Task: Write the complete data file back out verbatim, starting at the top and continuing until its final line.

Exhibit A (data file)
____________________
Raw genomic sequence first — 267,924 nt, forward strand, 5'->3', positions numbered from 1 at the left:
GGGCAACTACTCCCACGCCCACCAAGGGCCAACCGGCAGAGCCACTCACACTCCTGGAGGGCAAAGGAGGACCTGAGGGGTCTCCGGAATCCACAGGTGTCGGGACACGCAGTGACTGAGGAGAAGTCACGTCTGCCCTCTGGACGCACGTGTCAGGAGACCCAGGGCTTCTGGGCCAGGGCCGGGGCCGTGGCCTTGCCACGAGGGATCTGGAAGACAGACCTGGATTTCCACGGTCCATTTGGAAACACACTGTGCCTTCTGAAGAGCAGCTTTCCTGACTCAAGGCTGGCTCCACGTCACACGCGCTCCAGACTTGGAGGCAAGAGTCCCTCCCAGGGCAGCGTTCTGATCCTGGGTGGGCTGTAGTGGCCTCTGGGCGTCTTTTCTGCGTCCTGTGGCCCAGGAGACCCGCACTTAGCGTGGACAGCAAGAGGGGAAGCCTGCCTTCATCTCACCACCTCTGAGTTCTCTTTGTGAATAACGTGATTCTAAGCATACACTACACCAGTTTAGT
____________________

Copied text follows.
Raw genomic sequence first — 267,924 nt, forward strand, 5'->3', positions numbered from 1 at the left:
GGGCAACTACTCCCACGCCCACCAAGGGCCAACCGGCAGAGCCACTCACACTCCTGGAGGGCAAAGGAGGACCTGAGGGGTCTCCGGAATCCACAGGTGTCGGGACACGCAGTGACTGAGGAGAAGTCACGTCTGCCCTCTGGACGCACGTGTCAGGAGACCCAGGGCTTCTGGGCCAGGGCCGGGGCCGTGGCCTTGCCACGAGGGATCTGGAAGACAGACCTGGATTTCCACGGTCCATTTGGAAACACACTGTGCCTTCTGAAGAGCAGCTTTCCTGACTCAAGGCTGGCTCCACGTCACACGCGCTCCAGACTTGGAGGCAAGAGTCCCTCCCAGGGCAGCGTTCTGATCCTGGGTGGGCTGTAGTGGCCTCTGGGCGTCTTTTCTGCGTCCTGTGGCCCAGGAGACCCGCACTTAGCGTGGACAGCAAGAGGGGAAGCCTGCCTTCATCTCACCACCTCTGAGTTCTCTTTGTGAATAACGTGATTCTAAGCATACACTACACCAGTTTAGT